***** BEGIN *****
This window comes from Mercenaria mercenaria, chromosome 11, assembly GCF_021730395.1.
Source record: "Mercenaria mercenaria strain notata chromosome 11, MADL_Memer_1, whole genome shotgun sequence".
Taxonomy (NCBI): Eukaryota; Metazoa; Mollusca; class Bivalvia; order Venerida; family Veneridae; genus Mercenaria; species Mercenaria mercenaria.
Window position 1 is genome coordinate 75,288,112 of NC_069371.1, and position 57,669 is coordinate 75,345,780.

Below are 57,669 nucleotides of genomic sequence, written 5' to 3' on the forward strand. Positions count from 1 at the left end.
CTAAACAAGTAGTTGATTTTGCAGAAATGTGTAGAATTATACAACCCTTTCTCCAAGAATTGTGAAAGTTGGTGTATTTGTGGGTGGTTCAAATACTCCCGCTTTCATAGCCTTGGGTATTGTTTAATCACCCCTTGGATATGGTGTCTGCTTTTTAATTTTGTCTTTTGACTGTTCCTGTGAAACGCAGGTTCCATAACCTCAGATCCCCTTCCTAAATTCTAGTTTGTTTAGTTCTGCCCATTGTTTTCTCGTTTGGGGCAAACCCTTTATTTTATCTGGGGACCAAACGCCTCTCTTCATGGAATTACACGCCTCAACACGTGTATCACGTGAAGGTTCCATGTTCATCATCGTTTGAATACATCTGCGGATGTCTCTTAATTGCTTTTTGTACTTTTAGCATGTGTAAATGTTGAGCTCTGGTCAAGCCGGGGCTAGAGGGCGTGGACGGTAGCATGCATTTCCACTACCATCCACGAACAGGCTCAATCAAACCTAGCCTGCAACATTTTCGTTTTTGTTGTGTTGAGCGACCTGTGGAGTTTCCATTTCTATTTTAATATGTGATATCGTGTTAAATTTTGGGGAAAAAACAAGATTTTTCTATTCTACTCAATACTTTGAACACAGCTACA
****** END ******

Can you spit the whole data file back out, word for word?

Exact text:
This window comes from Mercenaria mercenaria, chromosome 11, assembly GCF_021730395.1.
Source record: "Mercenaria mercenaria strain notata chromosome 11, MADL_Memer_1, whole genome shotgun sequence".
Taxonomy (NCBI): Eukaryota; Metazoa; Mollusca; class Bivalvia; order Venerida; family Veneridae; genus Mercenaria; species Mercenaria mercenaria.
Window position 1 is genome coordinate 75,288,112 of NC_069371.1, and position 57,669 is coordinate 75,345,780.

Below are 57,669 nucleotides of genomic sequence, written 5' to 3' on the forward strand. Positions count from 1 at the left end.
CTAAACAAGTAGTTGATTTTGCAGAAATGTGTAGAATTATACAACCCTTTCTCCAAGAATTGTGAAAGTTGGTGTATTTGTGGGTGGTTCAAATACTCCCGCTTTCATAGCCTTGGGTATTGTTTAATCACCCCTTGGATATGGTGTCTGCTTTTTAATTTTGTCTTTTGACTGTTCCTGTGAAACGCAGGTTCCATAACCTCAGATCCCCTTCCTAAATTCTAGTTTGTTTAGTTCTGCCCATTGTTTTCTCGTTTGGGGCAAACCCTTTATTTTATCTGGGGACCAAACGCCTCTCTTCATGGAATTACACGCCTCAACACGTGTATCACGTGAAGGTTCCATGTTCATCATCGTTTGAATACATCTGCGGATGTCTCTTAATTGCTTTTTGTACTTTTAGCATGTGTAAATGTTGAGCTCTGGTCAAGCCGGGGCTAGAGGGCGTGGACGGTAGCATGCATTTCCACTACCATCCACGAACAGGCTCAATCAAACCTAGCCTGCAACATTTTCGTTTTTGTTGTGTTGAGCGACCTGTGGAGTTTCCATTTCTATTTTAATATGTGATATCGTGTTAAATTTTGGGGAAAAAACAAGATTTTTCTATTCTACTCAATACTTTGAACACAGCTACA